French President Emmanuel Macron. Picture: REUTERS/Jacky Naegelen
French President Emmanuel Macron. Picture: REUTERS/Jacky Naegelen

French President Emmanuel Macron put off a government reshuffle on Wednesday, raising new questions about the depth of political experience in his party and his own ability to keep his administration on track after several resignations.

The president and his prime minister have been weighing the reshuffle for a week following the departure of three ministers since late August, including interior minister and early Macron backer Gerard Collomb. The resignations have challenged the president’s authority and stalled his reform ambitions.

Macron faces multiple challenges in carrying out a significant revamp. Not only must he try to maintain the left-right balance that he made a hallmark of his centrist movement, but also find strong candidates from among a relatively shallow and inexperienced pool of loyalists.

Government spokesperson Benjamin Griveaux, a member of Macron’s inner circle, said there was no reason to conclude the administration was in disarray after the ministerial departures. "Those who took the decision to leave did so for personal reasons," Griveaux said, underscoring that Macron and his prime minister saw eye-to-eye on the way forward.

Ministers had been expecting the rejig before a cabinet meeting on Wednesday morning. But in the event, the Elysee said it would not happen until after Macron returns from a visit to Armenia late on Friday.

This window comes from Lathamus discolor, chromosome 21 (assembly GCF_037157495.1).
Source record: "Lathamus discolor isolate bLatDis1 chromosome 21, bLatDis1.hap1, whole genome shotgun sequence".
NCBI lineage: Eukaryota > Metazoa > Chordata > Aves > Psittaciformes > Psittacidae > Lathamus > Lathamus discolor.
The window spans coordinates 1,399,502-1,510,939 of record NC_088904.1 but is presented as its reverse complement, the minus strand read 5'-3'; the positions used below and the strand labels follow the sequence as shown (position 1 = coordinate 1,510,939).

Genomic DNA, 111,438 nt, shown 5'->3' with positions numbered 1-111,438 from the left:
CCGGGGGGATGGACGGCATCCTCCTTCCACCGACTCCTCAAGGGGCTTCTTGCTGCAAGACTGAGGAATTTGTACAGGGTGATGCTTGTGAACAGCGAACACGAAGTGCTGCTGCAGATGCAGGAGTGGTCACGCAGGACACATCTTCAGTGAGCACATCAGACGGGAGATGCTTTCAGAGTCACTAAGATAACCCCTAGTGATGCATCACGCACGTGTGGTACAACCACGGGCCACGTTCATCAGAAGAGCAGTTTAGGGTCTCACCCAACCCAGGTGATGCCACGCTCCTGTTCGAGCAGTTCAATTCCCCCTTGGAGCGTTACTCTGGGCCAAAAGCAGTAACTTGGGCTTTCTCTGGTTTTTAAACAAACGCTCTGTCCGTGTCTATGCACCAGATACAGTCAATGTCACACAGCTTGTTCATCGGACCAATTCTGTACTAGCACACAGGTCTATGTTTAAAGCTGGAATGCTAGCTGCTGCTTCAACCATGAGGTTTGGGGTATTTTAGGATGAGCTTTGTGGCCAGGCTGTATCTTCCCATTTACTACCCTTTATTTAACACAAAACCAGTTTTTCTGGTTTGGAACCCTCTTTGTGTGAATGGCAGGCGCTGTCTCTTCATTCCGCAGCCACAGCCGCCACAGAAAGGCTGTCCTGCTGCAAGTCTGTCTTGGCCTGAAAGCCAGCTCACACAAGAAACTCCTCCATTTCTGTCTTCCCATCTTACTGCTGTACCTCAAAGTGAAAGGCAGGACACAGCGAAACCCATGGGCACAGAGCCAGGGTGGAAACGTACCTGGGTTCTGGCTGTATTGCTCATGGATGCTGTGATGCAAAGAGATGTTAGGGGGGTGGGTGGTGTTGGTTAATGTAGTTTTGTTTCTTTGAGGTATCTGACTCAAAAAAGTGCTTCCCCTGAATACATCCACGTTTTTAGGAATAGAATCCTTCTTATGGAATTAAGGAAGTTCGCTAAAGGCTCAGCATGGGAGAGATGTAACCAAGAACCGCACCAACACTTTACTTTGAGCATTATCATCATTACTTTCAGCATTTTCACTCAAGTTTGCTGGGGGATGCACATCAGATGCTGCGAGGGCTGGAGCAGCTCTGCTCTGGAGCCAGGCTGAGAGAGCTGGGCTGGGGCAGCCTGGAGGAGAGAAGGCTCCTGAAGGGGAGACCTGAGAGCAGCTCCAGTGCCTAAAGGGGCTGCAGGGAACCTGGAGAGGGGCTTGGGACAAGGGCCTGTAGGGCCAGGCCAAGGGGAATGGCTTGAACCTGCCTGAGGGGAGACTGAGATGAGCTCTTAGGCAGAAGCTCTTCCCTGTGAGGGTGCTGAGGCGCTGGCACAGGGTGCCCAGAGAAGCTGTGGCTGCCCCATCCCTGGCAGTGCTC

Macron’s popularity has sunk in recent months, falling to below 30%, as frustration has welled up over a leader many voters see as arrogant and the architect of policies that favour the wealthy.

Opponents branded the reshuffle a "tragi-comedy" that exposed a shortage of political experience in the ruling party.

At the same time, Macron’s Republique En Marche party holds a commanding majority in the National Assembly (lower house), his presidential term runs until 2022, and the opposition is divided, meaning he faces no immediate threat. But Macron may face problems in the months ahead in the form of public opposition to his plans for changes to pension and unemployment benefits systems.

"Macron’s ability to attract is pretty weak," said hard-left legislator Alexis Corbiere.

"Many are asking themselves: ‘What should we do in this mess?’ They don’t want to be finished politically by becoming a minister in a government that risks descending into crisis in less than a year."

While Macron doesn’t face reelection until 2022, European Parliament elections in May next year and municipal polls in 2020 could turn into a semi-referendum on his mid-term performance, setting his reform agenda back further.